Several methods may be used to detect fungal diversity. Although DGGE, RFLP, ARDRA, and clone sequencing methods (Anderson et al., 2014; Buscardo et al., 2015; Hu et al., 2015) permit the detection of fungal diversity, the communities identified using these methods appeared to be less taxonomically rich, and changes in the relative abundance of species were easy to overlook based on plate counts of cultivable organisms (Epstein, 2013). Using the clone sequencing method, it was difficult to determine how many clones were required to represent the diversity of a single sample. The best technique is next-generation DNA sequencing (NGS), which allows the sequencing of millions of DNA fragments in parallel. As pyrosequencing-based NGS provides the power to sequence a read length of more than 500 bp (Hol et al., 2015; Hossain et al., 2015; Kazeeroni and Al-Sadi, 2016), we employed this sequencing tool for the comprehensive investigation of the microbial community composition in soil planted with conventional cotton for 15 years (CC), monoculture of one representative B. thuringiensis cotton line for 10 years (TC-10), and a mixture of transgenic cotton cultivars for 15 years (TC-15mix).

Materials and Methods

Sample Collection and Physicochemical Analyses

This study was conducted in a cotton farm in Baibi town, Anyang, Henan Province, China, which belonged to the Cotton Research Institute (CRI) of the Chinese Academy of Agricultural Sciences (CAAS). The experimental field had a temperate continental monsoon climate with a mean annual rainfall of 556.8 mm and mean annual sunshine hours and temperature of 2228.8 h and 14.1°C, respectively. The soil samples were collected from three experimental fields planted with conventional cotton for 15 years (CC), monoculture of one representative transgenic B. thuringiensis cotton line for 10 years (TC-10), and a mixture of transgenic cotton cultivars for 15 years (TC-15mix, Table 1) in the seeding stage (S, 26 April), bud stage (B, 13 July), blooming stage (Bl, 22 August) and boll opening stage (Bo, 17 October) in 2011. Each field was separated by a distance of 100 m in this farm to achieve equivalent environments. Fifteen meters were permitted at both ends of every treatment to eliminate marginal field effects on soil sampling. Each type of treatment field was established in quintuplicate (S and B stages) or triplicate (Bl and Bo stages), and each replicate plot was 0.4 hectares. After the weeds and leaves were removed from the surface, soil sub-samples were collected between 0 and 20 cm deep using a soil auger with a diameter of 4 cm. Three replicate soil sub-samples per plot were collected according to the checkerboard method (Committee of handbook of soil fauna research methods, 1998) using a sterile tube and immediately placed on ice for transport to the laboratory. Then the three replicate sub-samples were pooled together and mixed adequately for subsequent DNA extraction and elemental analysis (Supplementary Table S1). The samples were maintained at -80°C for elemental analysis within 7 days according to the National Standard of the People’s Republic of China. DNA sequencing of each sample used for elemental analysis was performed.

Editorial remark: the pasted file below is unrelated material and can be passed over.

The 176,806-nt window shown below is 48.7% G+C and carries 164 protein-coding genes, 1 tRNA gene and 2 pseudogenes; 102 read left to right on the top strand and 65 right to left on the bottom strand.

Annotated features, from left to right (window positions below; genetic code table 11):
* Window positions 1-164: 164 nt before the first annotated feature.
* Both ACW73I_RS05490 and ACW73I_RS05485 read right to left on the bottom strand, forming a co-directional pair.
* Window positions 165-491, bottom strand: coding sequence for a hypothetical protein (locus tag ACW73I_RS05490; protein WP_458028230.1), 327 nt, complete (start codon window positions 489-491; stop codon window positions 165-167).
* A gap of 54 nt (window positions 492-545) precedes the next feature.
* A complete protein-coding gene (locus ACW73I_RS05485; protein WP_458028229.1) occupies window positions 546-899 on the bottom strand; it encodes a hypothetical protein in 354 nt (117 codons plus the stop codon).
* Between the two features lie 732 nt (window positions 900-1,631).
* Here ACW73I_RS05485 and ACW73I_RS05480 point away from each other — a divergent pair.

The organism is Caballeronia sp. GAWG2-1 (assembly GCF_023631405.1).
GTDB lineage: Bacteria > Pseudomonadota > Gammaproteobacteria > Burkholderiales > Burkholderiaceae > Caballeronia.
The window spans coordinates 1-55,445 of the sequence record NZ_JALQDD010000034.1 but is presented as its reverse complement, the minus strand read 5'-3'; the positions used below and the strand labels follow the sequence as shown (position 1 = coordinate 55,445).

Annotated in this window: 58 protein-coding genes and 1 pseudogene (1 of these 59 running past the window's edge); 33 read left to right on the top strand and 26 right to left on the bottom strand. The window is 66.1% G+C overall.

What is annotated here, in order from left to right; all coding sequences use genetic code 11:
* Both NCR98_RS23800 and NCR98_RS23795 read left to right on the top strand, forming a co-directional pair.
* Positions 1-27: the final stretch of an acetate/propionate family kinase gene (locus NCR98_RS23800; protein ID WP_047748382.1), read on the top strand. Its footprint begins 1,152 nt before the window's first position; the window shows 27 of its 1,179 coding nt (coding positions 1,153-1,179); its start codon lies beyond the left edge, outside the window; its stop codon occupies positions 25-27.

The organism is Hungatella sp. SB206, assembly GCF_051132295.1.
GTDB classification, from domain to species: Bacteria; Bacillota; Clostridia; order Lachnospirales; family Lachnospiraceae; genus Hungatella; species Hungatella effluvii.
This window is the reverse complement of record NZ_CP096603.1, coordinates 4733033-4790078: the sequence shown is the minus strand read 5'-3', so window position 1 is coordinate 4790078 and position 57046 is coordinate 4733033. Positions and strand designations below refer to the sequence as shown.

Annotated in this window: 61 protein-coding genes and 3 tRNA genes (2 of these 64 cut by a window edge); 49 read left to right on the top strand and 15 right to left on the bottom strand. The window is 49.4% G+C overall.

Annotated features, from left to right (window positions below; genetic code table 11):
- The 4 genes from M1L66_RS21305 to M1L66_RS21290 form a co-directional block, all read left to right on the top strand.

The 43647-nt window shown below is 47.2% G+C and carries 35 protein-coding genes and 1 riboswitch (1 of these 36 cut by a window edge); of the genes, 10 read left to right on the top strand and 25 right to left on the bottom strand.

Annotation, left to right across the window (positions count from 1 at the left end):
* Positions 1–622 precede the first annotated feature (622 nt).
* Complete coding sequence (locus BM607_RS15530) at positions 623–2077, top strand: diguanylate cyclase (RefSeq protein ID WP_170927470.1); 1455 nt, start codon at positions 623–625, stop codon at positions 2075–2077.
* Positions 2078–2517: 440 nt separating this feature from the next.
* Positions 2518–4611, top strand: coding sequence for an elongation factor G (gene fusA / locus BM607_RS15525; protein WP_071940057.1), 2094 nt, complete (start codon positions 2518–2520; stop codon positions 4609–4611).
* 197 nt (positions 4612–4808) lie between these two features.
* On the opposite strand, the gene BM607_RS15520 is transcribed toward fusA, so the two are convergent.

TABLE 1
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TABLE 1. Planting information for three cotton fields.

DNA Extraction and Pyrosequencing

A total of 48 samples (16 each from one type of treatment field) were analyzed in this study. Genomic DNA extracted from 0.25 g soil sample was prepared for pyrosequencing using the MO BIO Power Soil DNA Extraction kit according to the manufacturer’s protocol (MO BIO Laboratories, Carlsbad, CA, USA). An additional step was included before the final elution step in which the DNA was incubated at 65 °C for 5 min. Finally, the DNA was eluted and collected in 50 μL C6 buffer (provided in the kit). The region I primers (18S) contained the Roche Life Science A or B Titanium sequencing adapter (italicized) followed immediately by a unique 10-base barcode sequence (BBBBBBBBBB) and finally the 3′ end of the primer: R1-F 5′-CAT CTC ATC CCT GCG TGT CTC CGA CTC AG BBB BBB BBB BGA TAC CGT CGT AGT CT-3′ (FF700) and R1-R 5′-CCT ATC CCC TGT GTG CCT TGG CAG TCT CAG AGC CAT TCA ATC GGT AGT-3′ (FR1) (Vainio and Hantula, 2000). The region II (ITS1, 5.8S and ITS2) primers contained the Roche Life Science A or B Titanium sequencing adapter (italicized) followed immediately by a unique 10-base barcode sequence (BBBBBBBBBB) and finally the 3′ end of the primer: R2-F 5′-CAT CTC ATC CCT GCG TGT CTC CGA CTC AGB BBB BBB BBB GAG GCA ATA ACA GGT CTG TGA TGC-3′ (NS7) and R2-R 5′-CCT ATC CCC TGT GTG CCT TGG CAG TCT CAG TCC GCA GGT TCA CCT ACG GA-3′ (NS8) (White et al., 1990).

The pyrosequencing PCR mixtures contained 1.25 U of Taq polymerase (Takara Biotechnology, Dalian, Liaoning, China), 2.5 μL of 10× PCR buffer supplied by the manufacturer, 0.5 μL of dNTPs (10 mM), 1 μL of 10 μM reverse primer, 1 μL of 10 μM forward primer, 2 μL of DNA template and water up to 25 μL. The amplification was conducted under the following conditions: an initial denaturation at 95°C for 5 min, 35 cycles at 95°C for 20 s, 58°C for 30 s and 72°C for 45 s, and a final extension at 72°C for 7 min. Negative control reactions without template were consistently performed.

The amplicons were visualized using 1.5% (w/v) agarose gels stained with ethidium bromide and purified with AMPure XP Beads (Beckman Coulter, Danvers, MA, USA) according to the manufacturer’s protocol, followed by concentration and size distribution analysis using DNA 1000 chips on an Agilent 2100 Bioanalyzer (Agilent Technologies, Inc., Waldbronn, Germany). Sequencing was conducted on a GS-FLX Titanium pyrosequencer (Roche Life Sciences, Branford, CT, USA) at the Beijing Genomics Institute (Shenzhen, Guangdong, China).